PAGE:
If you’ve been playing Marvel’s Spider-Man since release, you may have noticed that Peter Parker loves to take phone calls while he’s flying through the city and throwing the beatdown on some street thugs. In the real world, someone would sound very different while standing still versus talking while performing the kind of acrobatic feats that your Friendly Neighborhood Spider-Man does. Insomniac took note of this and had Spider-Man’s voice actor, Yuri Lowenthal, record two sets of dialogue for the open world.
One set of dialogue is “resting,” while the other is “exerted.” Through some clever programming, the game is able to dynamically switch between the two takes based on what the player is doing. Starting out a conversation normally while on the ground will play the resting take, but begin swinging through the city, and the track will change to exerted, making Peter Parker’s dialogue sound more natural depending on his actions.
Marvel’s Spider-Man’s lead writer, Jon Paquette, confirmed the dual takes on Twitter.
So for those of you wondering if we recorded #spidermanps4 open-world Spidey dialogue twice– yes, we did. One “resting” take, one “exerted” take. Programmers exposed a variable to Wwise allowing the game to switch between dialogue assets, depending on the player state.
— Jon Paquette (@jon_paquette) September 8, 2018
To hear the difference between the resting and the exerted takes, check out the sample video below:
Today in Ridiculously Polished Video Games: Spider-Man seamlessly switches between two different vocal takes depending on whether or not he’s exerting himself pic.twitter.com/3KRXOZnihU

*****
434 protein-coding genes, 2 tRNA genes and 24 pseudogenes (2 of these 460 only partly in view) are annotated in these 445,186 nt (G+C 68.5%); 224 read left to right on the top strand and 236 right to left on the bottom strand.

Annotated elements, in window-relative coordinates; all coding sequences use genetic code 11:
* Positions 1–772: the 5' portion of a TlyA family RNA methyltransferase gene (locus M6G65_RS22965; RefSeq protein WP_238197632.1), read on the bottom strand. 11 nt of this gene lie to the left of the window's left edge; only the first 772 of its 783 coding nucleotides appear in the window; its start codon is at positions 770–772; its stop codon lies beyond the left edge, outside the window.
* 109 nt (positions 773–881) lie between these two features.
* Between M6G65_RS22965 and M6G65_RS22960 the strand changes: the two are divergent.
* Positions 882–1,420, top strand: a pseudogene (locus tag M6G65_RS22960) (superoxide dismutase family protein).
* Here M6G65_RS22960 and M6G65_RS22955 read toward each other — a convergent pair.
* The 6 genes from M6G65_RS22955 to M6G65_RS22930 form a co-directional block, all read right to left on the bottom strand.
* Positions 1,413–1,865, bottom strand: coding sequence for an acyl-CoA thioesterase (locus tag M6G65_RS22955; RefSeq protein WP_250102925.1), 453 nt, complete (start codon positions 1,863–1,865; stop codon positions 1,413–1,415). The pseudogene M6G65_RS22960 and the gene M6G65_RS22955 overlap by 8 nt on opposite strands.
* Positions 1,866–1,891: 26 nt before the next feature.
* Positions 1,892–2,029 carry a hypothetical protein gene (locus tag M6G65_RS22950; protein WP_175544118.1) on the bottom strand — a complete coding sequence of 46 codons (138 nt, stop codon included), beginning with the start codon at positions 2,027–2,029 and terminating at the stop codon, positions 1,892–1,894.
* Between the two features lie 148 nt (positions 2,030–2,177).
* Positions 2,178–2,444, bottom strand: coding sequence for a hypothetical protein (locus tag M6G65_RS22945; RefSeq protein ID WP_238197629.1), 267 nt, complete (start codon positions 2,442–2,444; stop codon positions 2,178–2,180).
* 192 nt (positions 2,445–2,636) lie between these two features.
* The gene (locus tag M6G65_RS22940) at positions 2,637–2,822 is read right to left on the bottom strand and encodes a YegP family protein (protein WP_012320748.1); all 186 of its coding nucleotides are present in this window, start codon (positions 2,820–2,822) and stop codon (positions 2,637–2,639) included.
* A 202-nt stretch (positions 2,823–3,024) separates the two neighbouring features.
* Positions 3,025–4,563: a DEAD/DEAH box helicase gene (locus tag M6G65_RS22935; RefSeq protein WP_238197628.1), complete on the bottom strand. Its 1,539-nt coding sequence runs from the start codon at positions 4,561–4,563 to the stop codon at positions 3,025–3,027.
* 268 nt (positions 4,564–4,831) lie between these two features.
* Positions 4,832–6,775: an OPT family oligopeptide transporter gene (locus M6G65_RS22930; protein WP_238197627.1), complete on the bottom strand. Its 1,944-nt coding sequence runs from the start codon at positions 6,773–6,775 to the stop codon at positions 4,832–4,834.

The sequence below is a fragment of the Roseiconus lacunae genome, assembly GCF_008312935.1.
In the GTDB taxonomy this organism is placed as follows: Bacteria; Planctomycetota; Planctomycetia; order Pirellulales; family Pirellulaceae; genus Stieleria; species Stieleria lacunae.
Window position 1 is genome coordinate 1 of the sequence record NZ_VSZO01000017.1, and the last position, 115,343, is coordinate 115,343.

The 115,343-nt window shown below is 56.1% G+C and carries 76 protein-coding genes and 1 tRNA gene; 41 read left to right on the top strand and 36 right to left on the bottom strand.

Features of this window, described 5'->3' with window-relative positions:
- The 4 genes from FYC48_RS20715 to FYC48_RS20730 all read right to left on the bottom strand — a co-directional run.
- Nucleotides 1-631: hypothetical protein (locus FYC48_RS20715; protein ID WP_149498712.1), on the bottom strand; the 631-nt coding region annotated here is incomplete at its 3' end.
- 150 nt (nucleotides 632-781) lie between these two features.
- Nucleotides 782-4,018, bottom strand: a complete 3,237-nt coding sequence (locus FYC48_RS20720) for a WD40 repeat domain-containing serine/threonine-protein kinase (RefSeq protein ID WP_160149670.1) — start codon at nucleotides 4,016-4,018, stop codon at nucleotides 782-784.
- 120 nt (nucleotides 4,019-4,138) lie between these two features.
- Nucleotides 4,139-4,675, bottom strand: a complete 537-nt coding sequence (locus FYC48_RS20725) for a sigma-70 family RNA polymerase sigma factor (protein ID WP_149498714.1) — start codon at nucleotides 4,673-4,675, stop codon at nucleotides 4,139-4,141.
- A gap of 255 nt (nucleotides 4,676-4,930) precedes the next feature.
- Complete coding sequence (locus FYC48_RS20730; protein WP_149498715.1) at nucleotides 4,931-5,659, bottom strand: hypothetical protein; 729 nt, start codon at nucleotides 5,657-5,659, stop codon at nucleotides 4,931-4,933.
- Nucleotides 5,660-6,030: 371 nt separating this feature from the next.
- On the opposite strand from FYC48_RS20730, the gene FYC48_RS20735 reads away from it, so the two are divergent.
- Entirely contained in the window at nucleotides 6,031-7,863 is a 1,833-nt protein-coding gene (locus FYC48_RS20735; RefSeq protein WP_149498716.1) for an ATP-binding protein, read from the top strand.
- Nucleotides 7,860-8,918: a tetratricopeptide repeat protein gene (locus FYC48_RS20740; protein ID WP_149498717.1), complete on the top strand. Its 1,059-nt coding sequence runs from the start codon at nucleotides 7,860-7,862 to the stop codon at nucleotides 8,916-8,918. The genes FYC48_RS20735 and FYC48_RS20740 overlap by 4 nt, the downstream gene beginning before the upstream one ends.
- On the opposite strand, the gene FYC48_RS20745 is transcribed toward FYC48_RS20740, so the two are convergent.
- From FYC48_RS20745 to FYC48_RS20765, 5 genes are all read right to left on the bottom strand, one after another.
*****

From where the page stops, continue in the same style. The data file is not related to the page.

— Kirk Hamilton @ XOXO (@kirkhamilton) September 8, 2018
Insomniac’s Audio Designer Alex Previty confirmed that the switch can happen mid-conversation on a line-by-line basis. The team tried to get it working in the middle of lines, but it proved difficult to make it sound natural.
The dynamic switching of takes is just one of many little audio features found in Marvel’s Spider-Man dialogue. Similar to this year’s God of War boat scenes, if Spidey gets interrupted while talking, he naturally restarts the conversation, or makes some comment about the interruption. He might say “Sorry Mary Jane, you were telling me about the story you are working on?” or “I should finish that voicemail,” as the game transitions back into the narrative dialogue that moves the story forward.
These little bits of polish are just some of the many reasons we loved Marvel’s Spider-Man, as they make the game feel more natural and relatable. You can read about all of the other things we loved in our review. Did you notice the different audio takes? What other tiny little details are you finding in Marvel’s Spider-Man?